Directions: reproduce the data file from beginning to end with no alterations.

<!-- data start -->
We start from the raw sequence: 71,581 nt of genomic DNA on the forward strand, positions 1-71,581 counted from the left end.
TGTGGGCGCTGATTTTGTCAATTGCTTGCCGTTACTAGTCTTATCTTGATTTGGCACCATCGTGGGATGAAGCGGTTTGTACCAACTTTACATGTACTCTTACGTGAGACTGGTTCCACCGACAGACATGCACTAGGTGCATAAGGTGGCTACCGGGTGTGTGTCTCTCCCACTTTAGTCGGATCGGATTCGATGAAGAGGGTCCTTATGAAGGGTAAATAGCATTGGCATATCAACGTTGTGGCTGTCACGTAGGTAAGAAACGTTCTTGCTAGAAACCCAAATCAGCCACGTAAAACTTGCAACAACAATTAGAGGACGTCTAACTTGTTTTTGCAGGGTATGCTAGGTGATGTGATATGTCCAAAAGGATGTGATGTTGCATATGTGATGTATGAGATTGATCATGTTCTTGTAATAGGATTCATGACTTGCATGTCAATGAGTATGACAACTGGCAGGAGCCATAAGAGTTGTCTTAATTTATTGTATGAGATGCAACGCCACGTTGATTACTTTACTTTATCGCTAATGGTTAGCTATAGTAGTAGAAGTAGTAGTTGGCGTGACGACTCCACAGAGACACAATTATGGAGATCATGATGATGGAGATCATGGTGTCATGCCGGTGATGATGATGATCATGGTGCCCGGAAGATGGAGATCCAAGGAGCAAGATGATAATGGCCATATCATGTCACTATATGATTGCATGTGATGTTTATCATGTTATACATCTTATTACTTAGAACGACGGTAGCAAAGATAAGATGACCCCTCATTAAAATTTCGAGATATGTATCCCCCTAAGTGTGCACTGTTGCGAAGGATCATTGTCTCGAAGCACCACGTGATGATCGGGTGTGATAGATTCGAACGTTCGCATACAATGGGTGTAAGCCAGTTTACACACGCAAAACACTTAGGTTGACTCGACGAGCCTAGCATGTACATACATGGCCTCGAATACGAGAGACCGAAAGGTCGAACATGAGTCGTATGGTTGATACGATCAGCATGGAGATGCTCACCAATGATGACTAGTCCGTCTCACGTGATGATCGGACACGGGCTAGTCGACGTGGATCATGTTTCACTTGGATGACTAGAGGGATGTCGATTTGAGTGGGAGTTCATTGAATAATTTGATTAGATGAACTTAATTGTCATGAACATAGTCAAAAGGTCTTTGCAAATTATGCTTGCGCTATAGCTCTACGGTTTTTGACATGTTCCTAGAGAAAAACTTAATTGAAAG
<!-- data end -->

We start from the raw sequence: 71,581 nt of genomic DNA on the forward strand, positions 1-71,581 counted from the left end.
TGTGGGCGCTGATTTTGTCAATTGCTTGCCGTTACTAGTCTTATCTTGATTTGGCACCATCGTGGGATGAAGCGGTTTGTACCAACTTTACATGTACTCTTACGTGAGACTGGTTCCACCGACAGACATGCACTAGGTGCATAAGGTGGCTACCGGGTGTGTGTCTCTCCCACTTTAGTCGGATCGGATTCGATGAAGAGGGTCCTTATGAAGGGTAAATAGCATTGGCATATCAACGTTGTGGCTGTCACGTAGGTAAGAAACGTTCTTGCTAGAAACCCAAATCAGCCACGTAAAACTTGCAACAACAATTAGAGGACGTCTAACTTGTTTTTGCAGGGTATGCTAGGTGATGTGATATGTCCAAAAGGATGTGATGTTGCATATGTGATGTATGAGATTGATCATGTTCTTGTAATAGGATTCATGACTTGCATGTCAATGAGTATGACAACTGGCAGGAGCCATAAGAGTTGTCTTAATTTATTGTATGAGATGCAACGCCACGTTGATTACTTTACTTTATCGCTAATGGTTAGCTATAGTAGTAGAAGTAGTAGTTGGCGTGACGACTCCACAGAGACACAATTATGGAGATCATGATGATGGAGATCATGGTGTCATGCCGGTGATGATGATGATCATGGTGCCCGGAAGATGGAGATCCAAGGAGCAAGATGATAATGGCCATATCATGTCACTATATGATTGCATGTGATGTTTATCATGTTATACATCTTATTACTTAGAACGACGGTAGCAAAGATAAGATGACCCCTCATTAAAATTTCGAGATATGTATCCCCCTAAGTGTGCACTGTTGCGAAGGATCATTGTCTCGAAGCACCACGTGATGATCGGGTGTGATAGATTCGAACGTTCGCATACAATGGGTGTAAGCCAGTTTACACACGCAAAACACTTAGGTTGACTCGACGAGCCTAGCATGTACATACATGGCCTCGAATACGAGAGACCGAAAGGTCGAACATGAGTCGTATGGTTGATACGATCAGCATGGAGATGCTCACCAATGATGACTAGTCCGTCTCACGTGATGATCGGACACGGGCTAGTCGACGTGGATCATGTTTCACTTGGATGACTAGAGGGATGTCGATTTGAGTGGGAGTTCATTGAATAATTTGATTAGATGAACTTAATTGTCATGAACATAGTCAAAAGGTCTTTGCAAATTATGCTTGCGCTATAGCTCTACGGTTTTTGACATGTTCCTAGAGAAAAACTTAATTGAAAG